Constitutional law is concerned with the role and powers of the institutions within the State and with the relationship between the citizen and the State.
The constitution is a living, dynamic organism which at any point in time will reflect the moral and political values of the people it governs, and accordingly, the law of the constitution must be appreciated within the socio-political context in which it operates.
The study of the constitution of the United Kingdom involves acquiring an understanding of a variety of historical, legal, philosophical and political factors which have, over the centuries, shaped the organisation of the State. The United Kingdom appears to be almost unique in not having a constitution which is conveniently set out in a single written document. However, not too much weight should be given to the “unwritten” nature of the constitution. Under all constitutions, not all of the rules will be written, and still less will they be collected within a single document.
In the United Kingdom, by contrast with most other States, the constitution is the product of many centuries of continuous and, mostly, gradual, peaceful evolution. With the exception of the contitutional turmoils of the seventeenth century, the United Kingdom’s constitutional development has an unbroken history dating from 1066. Accordingly, historical origins form the background for the study of the contemporary constitution, and no meaningful appreciation of the present constitution can be acquired without understanding this historical backcloth which reveals the moral and political influences which have shaped the constitution as it exists today. That said, it must always be remembered that the principal emphasis of study is on the contemporary constitution of the United Kingdom rather than on the many centuries of development which underlie it. With that point in mind, it is necessary to draw on historical sources and events with a view to understanding the contribution made to an evaluation of the many constitutional issues which present them selves today.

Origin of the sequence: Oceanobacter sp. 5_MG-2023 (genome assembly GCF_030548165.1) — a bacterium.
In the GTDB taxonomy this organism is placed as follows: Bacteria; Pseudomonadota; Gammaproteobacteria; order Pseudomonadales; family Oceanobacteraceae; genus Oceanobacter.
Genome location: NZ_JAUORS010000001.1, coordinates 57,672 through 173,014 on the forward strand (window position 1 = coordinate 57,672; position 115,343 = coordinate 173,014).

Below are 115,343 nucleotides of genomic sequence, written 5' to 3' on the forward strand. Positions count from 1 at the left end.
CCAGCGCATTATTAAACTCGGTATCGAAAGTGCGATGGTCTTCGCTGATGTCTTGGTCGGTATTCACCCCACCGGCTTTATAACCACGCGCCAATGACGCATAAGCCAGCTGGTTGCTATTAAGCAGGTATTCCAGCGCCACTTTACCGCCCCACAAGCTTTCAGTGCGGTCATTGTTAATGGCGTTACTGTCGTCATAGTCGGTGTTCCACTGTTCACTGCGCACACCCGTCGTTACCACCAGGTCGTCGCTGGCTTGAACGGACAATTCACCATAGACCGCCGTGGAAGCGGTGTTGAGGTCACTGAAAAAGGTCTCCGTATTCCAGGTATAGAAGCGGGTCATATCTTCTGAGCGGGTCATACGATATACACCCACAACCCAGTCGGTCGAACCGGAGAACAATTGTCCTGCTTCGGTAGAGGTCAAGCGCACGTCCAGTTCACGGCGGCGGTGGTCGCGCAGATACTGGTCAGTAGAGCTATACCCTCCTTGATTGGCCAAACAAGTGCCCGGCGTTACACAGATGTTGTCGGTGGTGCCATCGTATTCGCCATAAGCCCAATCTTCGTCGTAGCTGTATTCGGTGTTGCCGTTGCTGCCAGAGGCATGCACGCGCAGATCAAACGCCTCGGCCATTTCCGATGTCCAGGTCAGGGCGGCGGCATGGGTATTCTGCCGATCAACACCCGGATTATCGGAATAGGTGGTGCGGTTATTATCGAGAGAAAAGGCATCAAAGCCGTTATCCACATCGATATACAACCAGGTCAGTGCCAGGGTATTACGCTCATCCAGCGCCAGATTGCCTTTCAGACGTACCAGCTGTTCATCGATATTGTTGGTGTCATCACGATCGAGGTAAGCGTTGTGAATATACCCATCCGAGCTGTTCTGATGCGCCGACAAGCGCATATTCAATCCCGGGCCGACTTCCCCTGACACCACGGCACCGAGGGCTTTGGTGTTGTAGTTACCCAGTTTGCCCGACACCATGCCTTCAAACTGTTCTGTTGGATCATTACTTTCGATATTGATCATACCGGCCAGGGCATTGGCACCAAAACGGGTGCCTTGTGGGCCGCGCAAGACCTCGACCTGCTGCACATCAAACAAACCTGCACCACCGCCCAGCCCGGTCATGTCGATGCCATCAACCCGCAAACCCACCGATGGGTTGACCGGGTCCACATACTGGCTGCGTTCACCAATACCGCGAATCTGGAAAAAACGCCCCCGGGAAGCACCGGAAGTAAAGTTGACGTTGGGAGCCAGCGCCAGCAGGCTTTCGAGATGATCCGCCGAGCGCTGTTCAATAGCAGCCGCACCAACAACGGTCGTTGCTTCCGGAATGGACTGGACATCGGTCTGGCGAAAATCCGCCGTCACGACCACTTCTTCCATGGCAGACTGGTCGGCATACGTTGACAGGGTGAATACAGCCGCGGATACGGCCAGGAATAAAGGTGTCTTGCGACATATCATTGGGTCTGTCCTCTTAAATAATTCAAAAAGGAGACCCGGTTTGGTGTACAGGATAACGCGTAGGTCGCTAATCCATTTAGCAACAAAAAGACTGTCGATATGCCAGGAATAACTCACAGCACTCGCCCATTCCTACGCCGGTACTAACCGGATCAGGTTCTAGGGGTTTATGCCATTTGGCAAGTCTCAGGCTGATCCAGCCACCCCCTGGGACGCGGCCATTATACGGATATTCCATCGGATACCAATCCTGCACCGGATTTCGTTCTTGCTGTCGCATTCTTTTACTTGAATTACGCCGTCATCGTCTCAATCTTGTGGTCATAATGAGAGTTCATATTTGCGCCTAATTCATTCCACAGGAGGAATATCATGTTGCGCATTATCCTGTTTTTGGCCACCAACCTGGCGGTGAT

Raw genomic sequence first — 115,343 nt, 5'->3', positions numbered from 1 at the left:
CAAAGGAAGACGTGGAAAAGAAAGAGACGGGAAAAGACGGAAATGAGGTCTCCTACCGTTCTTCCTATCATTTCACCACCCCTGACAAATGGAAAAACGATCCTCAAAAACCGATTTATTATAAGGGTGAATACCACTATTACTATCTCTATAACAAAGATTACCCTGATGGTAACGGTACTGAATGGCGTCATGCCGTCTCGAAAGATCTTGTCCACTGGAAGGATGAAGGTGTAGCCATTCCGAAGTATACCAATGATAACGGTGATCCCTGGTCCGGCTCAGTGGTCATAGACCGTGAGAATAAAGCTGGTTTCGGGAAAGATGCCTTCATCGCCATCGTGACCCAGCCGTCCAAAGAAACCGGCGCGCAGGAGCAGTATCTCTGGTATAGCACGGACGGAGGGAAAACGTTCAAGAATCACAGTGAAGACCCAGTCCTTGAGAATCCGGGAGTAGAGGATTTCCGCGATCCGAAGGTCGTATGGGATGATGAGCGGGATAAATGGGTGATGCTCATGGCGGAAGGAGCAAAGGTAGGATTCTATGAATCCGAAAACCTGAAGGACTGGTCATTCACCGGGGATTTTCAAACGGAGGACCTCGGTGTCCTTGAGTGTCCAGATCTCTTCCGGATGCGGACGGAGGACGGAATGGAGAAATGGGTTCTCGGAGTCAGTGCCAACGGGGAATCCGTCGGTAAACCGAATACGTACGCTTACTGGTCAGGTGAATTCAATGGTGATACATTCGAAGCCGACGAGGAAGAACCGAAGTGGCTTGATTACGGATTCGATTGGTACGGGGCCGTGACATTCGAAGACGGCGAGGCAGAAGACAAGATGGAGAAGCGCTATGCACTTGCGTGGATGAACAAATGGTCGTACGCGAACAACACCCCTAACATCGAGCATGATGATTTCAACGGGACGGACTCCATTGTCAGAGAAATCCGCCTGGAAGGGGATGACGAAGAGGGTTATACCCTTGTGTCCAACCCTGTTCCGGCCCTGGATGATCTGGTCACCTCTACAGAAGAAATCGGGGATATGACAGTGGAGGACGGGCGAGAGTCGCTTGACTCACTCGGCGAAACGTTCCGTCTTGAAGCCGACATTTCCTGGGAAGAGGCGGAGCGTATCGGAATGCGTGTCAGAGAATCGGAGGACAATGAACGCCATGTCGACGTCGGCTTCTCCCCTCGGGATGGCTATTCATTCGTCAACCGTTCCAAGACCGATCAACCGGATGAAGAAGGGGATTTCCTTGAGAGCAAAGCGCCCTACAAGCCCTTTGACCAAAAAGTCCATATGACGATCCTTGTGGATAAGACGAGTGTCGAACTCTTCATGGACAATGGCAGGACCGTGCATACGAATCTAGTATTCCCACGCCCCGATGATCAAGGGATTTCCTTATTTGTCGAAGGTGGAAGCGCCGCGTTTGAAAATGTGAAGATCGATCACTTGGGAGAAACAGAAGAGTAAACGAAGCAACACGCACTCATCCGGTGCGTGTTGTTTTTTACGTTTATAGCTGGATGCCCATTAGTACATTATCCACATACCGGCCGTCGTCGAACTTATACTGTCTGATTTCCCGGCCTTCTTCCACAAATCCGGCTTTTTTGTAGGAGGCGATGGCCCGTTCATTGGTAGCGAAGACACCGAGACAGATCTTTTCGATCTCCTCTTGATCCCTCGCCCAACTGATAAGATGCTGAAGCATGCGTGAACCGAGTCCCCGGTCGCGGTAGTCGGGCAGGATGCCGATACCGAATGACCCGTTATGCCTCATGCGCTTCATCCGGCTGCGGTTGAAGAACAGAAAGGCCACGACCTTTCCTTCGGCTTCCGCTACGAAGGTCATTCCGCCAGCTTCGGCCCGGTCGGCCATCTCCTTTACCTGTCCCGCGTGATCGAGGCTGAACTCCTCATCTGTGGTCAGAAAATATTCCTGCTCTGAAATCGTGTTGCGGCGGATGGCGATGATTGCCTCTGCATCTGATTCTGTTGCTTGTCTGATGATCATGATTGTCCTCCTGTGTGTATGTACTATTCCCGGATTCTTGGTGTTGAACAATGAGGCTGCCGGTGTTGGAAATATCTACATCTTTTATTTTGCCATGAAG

It is particularly true of the United Kingdom’s constitution, which is more the product of evolution than conscious rational thought, that it is difficult to see clearly the demarcation lines between constitutional law, history, philosophy and political science. In order, therefore, to study the United Kingdom’s constitution successfully, it is necessary to gain an insight into the history, politics and political philosophy which underpin the constitution.